Chinese Plastic Excess Weakening Oil Growth Mechanism

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Workers produce plastic horns, also known as vuvuzelas, at a factory in Ningbo, Zhejiang province, China, Thursday, June 14, 2012.  (Nelson Ching/Bloomberg)

Workers produce plastic horns, also known as vuvuzelas, at a factory in Ningbo, Zhejiang province, China, Thursday, June 14, 2012. (Nelson Ching/Bloomberg)

By Elizabeth Rowe, Kevin Crowley

(Bloomberg) – The plastics industry, once touted as a major driver of global oil profits, has seen its margins plummet for years as China’s giant factories look set to pump a ton of production into the market. facing a slump in

Industry consultancy ICIS said construction of more than 20 petrochemical projects across China will be completed this year, producing raw materials used to make everything from plastic packaging to clothing and detergents.

Some of the output will still go to factories in China, the world’s largest consumer, but China’s slower-than-expected economic recovery and overinvestment have raised concerns about oversupply. As a result, earnings from petrochemicals such as ethylene and propylene are expected to shrink, continuing a slump from this year when profit margins in June were about 40% below 2019 levels.

China is keen to expand in this industry as domestic demand growth for plastics begins to outpace other petroleum-based products such as transportation and industrial fuels. The original idea was to move up the value chain to compensate for the decline in gasoline use as more people switched to electric vehicles, but with so many factories completed at once, oversupply and squeezed profits. Not only will it be triggered, but it will happen overnight. Increased market share and dominance.

Unable to produce more at home, China exports more cheap plastic to other regions, eroding market share of traditional manufacturing giants such as South Korea and Japan. This is bad news for the region’s major manufacturers such as Formosa Plastics, Lotte Chemicals and GS Caltex, which are currently competing with Chinese power.

“The market expected China’s recovery from the pandemic to be rapid and strong, but that has not been the case,” said Salmon Lee, global head of polyester at Wood Mackenzie. There is currently supply that even growth markets such as Vietnam, Turkey, South Africa and India may not be able to fully absorb.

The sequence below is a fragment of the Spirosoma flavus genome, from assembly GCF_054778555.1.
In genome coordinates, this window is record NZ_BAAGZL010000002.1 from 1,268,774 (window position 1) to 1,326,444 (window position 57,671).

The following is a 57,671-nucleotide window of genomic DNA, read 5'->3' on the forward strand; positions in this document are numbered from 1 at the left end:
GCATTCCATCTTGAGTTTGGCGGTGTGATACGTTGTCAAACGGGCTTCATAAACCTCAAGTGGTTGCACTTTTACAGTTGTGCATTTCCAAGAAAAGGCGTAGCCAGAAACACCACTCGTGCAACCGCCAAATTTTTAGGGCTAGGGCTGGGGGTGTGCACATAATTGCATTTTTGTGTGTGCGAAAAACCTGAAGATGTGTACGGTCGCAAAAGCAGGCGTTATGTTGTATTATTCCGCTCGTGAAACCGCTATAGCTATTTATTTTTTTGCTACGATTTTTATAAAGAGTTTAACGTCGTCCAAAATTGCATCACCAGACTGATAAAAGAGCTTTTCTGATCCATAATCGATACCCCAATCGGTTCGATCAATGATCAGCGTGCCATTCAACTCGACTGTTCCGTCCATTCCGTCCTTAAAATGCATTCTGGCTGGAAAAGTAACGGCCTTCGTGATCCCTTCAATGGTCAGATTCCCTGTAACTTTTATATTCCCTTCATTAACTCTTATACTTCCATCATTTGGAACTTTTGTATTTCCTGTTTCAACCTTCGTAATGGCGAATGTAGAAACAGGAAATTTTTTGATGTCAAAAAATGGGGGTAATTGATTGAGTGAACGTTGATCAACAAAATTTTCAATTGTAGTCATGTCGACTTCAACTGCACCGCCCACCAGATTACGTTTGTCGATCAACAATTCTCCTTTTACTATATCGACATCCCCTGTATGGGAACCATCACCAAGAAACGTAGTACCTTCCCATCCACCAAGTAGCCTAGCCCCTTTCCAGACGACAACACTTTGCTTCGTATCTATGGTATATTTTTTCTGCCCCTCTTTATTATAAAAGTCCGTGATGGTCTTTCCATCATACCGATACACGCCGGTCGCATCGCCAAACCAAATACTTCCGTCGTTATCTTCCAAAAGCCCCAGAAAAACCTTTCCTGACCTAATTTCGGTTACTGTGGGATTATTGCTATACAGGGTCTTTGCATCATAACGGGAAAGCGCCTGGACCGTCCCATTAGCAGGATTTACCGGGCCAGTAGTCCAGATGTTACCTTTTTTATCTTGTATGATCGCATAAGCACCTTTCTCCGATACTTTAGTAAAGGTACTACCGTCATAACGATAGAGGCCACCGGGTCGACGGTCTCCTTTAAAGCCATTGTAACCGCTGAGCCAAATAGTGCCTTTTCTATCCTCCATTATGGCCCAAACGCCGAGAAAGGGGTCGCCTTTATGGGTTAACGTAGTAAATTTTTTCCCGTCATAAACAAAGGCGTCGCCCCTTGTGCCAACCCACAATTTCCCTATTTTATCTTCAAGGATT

In the case of polyester, for example, China’s glut has left producers with little or no profit, Li said.

Larry Tan, vice president of Asian chemistry consulting at S&P Global Commodities Insights in Singapore, said there could be a glut this year. S&P sees lower global margins until demand and capacity rebalance in 2025.

Nearly 60% of the roughly 50 million tonnes of new ethylene capacity scheduled to come online between 2020 and 2024 will come from China, Tan said. He points out that Japan’s increase during this period is equivalent to 400% of Japan’s current production capacity.

And China continues to pour more investment into these factories. Sinopec announced in May this year that it would invest 27.8 billion yuan (US$3.85 billion) in a new plant in Luoyang, which is scheduled to be completed in 2025, according to local media. Petrochemicals are also at the core of Saudi Arabia’s recent investment in Rongsheng Petrochemicals.

“China has an advanced petrochemical sector that has the advantages of a large and growing domestic market and potentially cost competitiveness,” said Michal Meydan, head of the China Energy Research Program at the Oxford Energy Institute. We have the advantage of a certain amount of export production,” he said.

“As we have seen with the investment in BASF and the recent Saudi Arabian investment in China, it is clear that while the country will grow as a competitor, it will also be an important market.”

But for the West, the problem is the impact of China’s expansion. China’s petrochemical production capacity will account for nearly a quarter of the world’s total by the end of this year, according to ICIS data. That’s up from five years ago when he accounted for just 14% of global manufacturing capacity. And at a time when countries are concerned about supply disruptions and industrial security, while China is focusing on other parts of its supply chain, it’s a pretty big deal.

“China can leverage its strengths as a world-class refiner to become the most important and competitive supplier of petrochemicals,” said John Driscoll, director of JTD Energy Services in Singapore. Stated.

“As more mature economies such as the United States, Europe, and Australia slash production without addressing the continued demand for these materials, the West believes that one day China will become the single largest producer of all plastics. You will awaken to be a provider of

Given these risks, countries such as India and Vietnam may choose to build their own production facilities on their shores, S&P’s Tan said, citing countries that could shift away from national economic growth to jobs and dependence. He argued that the return on investment would be weighed against other goals, such as reducing heat consumption. Imported goods.

“This year and next year will be a turning point for the petrochemical industry,” Lee added. “Once led by North Asian countries such as Japan, South Korea and Taiwan, now China will be the dominant force for years to come.”

© 2023 Bloomberg LP

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